It’s getting to a point where they’re almost expected to be out late.
Edmonton Oilers head coach Tom Renney indicated early on, there would be few late-game situations where he would hesitate to put out rookies Jordan Eberle and Taylor Hall.
On Thursday, the dynamic duo were on the ice as time wound down in a tie game.
The coach’s faith paid off as Eberle set up Hall for the game winner.
“They need to gain that experience, that responsibility,” said Renney. “That’s important. Even with Magnus (Paajarvi), I needed to see him with confidence in himself again. That’s what’s good about Eberle and Hall, they have one foot over the boards ready to go in those situations. That’s what you want and you have to give them those opportunities.”
It doesn’t always work out.
Against the Phoenix Coyotes the pair were out on the ice trying to protect the lead, when the Oilers conceded a late tying goal, then went on to lose in a shootout.
But in a year where development is the mandate, the rookies will continue to be used when the game is on the line.
“Every player wants to be in that situation,” said Hall. “You want to be the guy that gets called on when the chips are down or counted on to protect a lead.
“I think we’re starting to show Tom that we can get the job when we’re out there. Obviously there was that one game against Phoenix we let that goal in at the end of the game. But if you show some promise, he has trust in us and that’s really nice to see.”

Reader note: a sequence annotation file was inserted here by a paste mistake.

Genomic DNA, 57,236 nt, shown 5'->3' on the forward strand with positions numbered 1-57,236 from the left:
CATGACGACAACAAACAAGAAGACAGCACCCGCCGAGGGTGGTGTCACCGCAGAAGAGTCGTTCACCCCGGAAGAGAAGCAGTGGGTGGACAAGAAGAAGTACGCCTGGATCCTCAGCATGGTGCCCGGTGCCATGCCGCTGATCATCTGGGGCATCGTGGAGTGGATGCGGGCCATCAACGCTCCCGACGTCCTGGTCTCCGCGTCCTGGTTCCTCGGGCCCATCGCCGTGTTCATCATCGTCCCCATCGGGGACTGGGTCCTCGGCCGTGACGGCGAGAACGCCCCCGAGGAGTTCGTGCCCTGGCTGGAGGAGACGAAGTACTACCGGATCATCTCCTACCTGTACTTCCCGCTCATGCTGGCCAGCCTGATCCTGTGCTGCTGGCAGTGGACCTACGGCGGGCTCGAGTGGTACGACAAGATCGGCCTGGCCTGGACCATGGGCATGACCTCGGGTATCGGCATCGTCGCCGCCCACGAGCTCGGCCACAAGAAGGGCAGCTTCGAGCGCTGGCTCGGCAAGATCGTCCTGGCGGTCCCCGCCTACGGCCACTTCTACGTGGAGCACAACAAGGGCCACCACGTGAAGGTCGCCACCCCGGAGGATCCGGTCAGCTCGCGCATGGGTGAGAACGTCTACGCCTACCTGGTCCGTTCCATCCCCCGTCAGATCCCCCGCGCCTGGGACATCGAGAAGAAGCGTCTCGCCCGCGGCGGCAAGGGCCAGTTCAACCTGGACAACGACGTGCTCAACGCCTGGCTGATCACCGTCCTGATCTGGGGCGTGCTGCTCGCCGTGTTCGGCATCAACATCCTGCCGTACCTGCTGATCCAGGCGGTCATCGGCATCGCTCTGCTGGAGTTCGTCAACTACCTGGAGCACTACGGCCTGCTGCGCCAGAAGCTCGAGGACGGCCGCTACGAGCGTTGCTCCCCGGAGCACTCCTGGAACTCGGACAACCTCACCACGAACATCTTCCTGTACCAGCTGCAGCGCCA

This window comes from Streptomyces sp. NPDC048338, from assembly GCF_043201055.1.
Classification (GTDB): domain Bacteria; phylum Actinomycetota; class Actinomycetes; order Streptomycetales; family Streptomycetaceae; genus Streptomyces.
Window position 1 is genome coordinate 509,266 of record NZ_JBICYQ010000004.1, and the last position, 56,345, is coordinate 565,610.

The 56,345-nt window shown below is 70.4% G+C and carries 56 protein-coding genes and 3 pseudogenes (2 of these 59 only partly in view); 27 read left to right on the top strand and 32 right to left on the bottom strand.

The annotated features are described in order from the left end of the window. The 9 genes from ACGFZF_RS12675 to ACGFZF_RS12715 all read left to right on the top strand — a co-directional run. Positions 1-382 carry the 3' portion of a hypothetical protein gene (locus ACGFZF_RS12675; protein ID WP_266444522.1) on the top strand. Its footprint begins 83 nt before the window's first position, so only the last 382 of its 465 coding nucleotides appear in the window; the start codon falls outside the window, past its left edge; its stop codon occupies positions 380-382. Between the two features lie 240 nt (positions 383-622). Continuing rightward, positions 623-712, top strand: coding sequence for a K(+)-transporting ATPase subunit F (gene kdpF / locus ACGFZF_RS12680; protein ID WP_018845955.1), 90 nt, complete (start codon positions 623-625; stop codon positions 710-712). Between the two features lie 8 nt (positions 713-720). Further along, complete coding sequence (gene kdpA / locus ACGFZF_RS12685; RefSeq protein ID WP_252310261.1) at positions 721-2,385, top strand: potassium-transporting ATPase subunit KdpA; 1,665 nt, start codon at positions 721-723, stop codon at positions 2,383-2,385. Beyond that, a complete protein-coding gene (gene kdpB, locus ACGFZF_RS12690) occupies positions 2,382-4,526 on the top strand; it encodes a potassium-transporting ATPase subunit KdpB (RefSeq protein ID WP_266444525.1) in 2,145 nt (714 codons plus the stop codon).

It’s not that being in those situations is new to Eberle and Hall.
Coming up through junior, it would be rare for either of them to be on the bench as time wound down in any contest.
Eberle made a junior career of scoring late goals, particularly while wearing the Maple Leaf on his chest.
“Getting that ice time is huge, you always want to be out there in those situations,” said Eberle.
“The better you’re playing the more ice time your going to get and your confidence is going to go up. For Tom to have the faith to put us out there not only in offensive situations, but defensively as well, it’s good.
“That’s what makes hockey fun, when you get a chance to be the hero or to help close out a game. You want to be in situations where the coach has faith in you to do that. It builds your confidence and helps you become a better player.”